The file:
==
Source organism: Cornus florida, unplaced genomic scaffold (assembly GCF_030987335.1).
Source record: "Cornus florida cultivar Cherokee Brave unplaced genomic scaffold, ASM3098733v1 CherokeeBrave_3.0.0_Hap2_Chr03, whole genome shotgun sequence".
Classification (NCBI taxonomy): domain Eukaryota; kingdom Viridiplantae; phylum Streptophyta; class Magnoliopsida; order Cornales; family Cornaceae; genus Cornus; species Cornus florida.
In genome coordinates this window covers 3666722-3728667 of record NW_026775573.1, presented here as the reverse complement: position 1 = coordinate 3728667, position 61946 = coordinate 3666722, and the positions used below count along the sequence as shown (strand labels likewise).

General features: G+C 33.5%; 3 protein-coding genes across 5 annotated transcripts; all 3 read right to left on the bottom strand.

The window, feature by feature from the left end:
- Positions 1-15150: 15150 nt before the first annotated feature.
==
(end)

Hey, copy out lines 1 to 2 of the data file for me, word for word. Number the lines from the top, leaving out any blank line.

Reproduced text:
Source organism: Cornus florida, unplaced genomic scaffold (assembly GCF_030987335.1).
Source record: "Cornus florida cultivar Cherokee Brave unplaced genomic scaffold, ASM3098733v1 CherokeeBrave_3.0.0_Hap2_Chr03, whole genome shotgun sequence".